One of my colleagues at Georgetown recently pointed me toward a 1902 letter that Theodore Roosevelt sent to his son Kermit, who at the time was at boarding school.
Here’s the passage that caught my attention:
“I am delighted at all the accounts I receive of how you are doing at Groton. You seem to be enjoying yourself and are getting on well. I need not tell you to do your best to cultivate ability for concentrating your thought on whatever work you are given to do—you will need it in Latin especially.”
As readers of Deep Work know, I’ve previously highlighted Teddy’s fabled powers of focus as playing a critical role in his rise, so it’s not surprising that he’s emphasizing this same skill to his son. What strikes me, however, is that this recommendation isn’t standard for all students.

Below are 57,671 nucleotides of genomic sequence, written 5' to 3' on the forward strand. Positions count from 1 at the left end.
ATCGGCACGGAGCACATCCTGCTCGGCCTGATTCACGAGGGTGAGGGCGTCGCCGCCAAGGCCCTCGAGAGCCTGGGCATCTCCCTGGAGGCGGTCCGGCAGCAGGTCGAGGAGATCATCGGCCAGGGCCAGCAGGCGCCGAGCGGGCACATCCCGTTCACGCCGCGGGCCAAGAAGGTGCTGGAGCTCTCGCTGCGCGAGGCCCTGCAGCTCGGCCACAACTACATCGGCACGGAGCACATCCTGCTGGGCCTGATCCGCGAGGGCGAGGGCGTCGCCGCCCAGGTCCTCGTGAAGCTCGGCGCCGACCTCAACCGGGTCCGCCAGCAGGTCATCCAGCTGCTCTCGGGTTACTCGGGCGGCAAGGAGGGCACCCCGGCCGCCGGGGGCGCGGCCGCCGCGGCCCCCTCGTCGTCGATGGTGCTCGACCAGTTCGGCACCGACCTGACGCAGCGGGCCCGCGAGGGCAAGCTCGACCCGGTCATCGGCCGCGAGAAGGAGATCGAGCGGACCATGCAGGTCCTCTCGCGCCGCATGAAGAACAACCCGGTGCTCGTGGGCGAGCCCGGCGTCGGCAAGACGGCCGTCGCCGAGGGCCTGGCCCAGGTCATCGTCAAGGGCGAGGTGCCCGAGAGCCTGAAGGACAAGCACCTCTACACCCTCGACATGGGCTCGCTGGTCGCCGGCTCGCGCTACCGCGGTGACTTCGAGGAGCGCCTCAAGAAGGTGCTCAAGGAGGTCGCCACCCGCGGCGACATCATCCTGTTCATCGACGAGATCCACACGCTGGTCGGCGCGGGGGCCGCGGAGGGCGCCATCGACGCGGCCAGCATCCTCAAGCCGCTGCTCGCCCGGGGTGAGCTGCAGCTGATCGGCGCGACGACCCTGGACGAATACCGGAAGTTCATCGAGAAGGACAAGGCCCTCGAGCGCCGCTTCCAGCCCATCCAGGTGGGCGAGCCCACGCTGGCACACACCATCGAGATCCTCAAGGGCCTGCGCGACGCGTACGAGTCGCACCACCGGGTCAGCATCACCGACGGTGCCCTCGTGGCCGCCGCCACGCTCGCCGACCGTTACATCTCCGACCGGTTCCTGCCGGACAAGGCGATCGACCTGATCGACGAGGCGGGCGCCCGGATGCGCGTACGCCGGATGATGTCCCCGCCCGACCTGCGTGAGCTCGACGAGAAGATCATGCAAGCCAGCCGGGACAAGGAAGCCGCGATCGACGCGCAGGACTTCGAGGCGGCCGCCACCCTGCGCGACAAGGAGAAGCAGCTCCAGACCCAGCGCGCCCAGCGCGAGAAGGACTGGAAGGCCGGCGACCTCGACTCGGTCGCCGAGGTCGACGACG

The connection between concentration and effective thinking is well-understood by this point, and yet few curriculums, at any level of education, aim to help students cultivate this ability. I can think of few meta-skills more important in an increasingly symbolic and complex culture than the ability to lock in on an abstract challenge and see it through to a useful conclusion. But we rarely talk about what it actually feels like to think hard, and how to get better at it.
Teddy prefaced his letter to Kermit by saying “I need not tell you.” The implication being that his advice on concentration was well-worn. I’m not sure that it remains so obvious in our current moment.